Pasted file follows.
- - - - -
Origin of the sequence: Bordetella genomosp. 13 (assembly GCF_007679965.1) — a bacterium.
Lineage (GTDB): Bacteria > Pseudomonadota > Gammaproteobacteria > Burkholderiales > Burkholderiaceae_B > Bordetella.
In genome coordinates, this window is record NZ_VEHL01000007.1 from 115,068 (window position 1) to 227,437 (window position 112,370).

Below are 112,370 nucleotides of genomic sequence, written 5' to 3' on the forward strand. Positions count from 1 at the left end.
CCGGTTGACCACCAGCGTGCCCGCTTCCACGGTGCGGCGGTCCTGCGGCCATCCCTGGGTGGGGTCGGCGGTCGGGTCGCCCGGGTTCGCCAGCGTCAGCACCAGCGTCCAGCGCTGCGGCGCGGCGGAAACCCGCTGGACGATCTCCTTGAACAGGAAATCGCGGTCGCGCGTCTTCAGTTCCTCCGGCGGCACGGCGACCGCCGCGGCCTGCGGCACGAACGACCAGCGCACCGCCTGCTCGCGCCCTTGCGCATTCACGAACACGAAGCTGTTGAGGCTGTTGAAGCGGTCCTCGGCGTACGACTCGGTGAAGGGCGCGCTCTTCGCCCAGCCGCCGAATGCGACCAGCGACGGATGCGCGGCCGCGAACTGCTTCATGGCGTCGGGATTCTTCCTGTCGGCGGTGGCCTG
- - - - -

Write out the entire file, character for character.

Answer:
Origin of the sequence: Bordetella genomosp. 13 (assembly GCF_007679965.1) — a bacterium.
Lineage (GTDB): Bacteria > Pseudomonadota > Gammaproteobacteria > Burkholderiales > Burkholderiaceae_B > Bordetella.
In genome coordinates, this window is record NZ_VEHL01000007.1 from 115,068 (window position 1) to 227,437 (window position 112,370).

Below are 112,370 nucleotides of genomic sequence, written 5' to 3' on the forward strand. Positions count from 1 at the left end.
CCGGTTGACCACCAGCGTGCCCGCTTCCACGGTGCGGCGGTCCTGCGGCCATCCCTGGGTGGGGTCGGCGGTCGGGTCGCCCGGGTTCGCCAGCGTCAGCACCAGCGTCCAGCGCTGCGGCGCGGCGGAAACCCGCTGGACGATCTCCTTGAACAGGAAATCGCGGTCGCGCGTCTTCAGTTCCTCCGGCGGCACGGCGACCGCCGCGGCCTGCGGCACGAACGACCAGCGCACCGCCTGCTCGCGCCCTTGCGCATTCACGAACACGAAGCTGTTGAGGCTGTTGAAGCGGTCCTCGGCGTACGACTCGGTGAAGGGCGCGCTCTTCGCCCAGCCGCCGAATGCGACCAGCGACGGATGCGCGGCCGCGAACTGCTTCATGGCGTCGGGATTCTTCCTGTCGGCGGTGGCCTG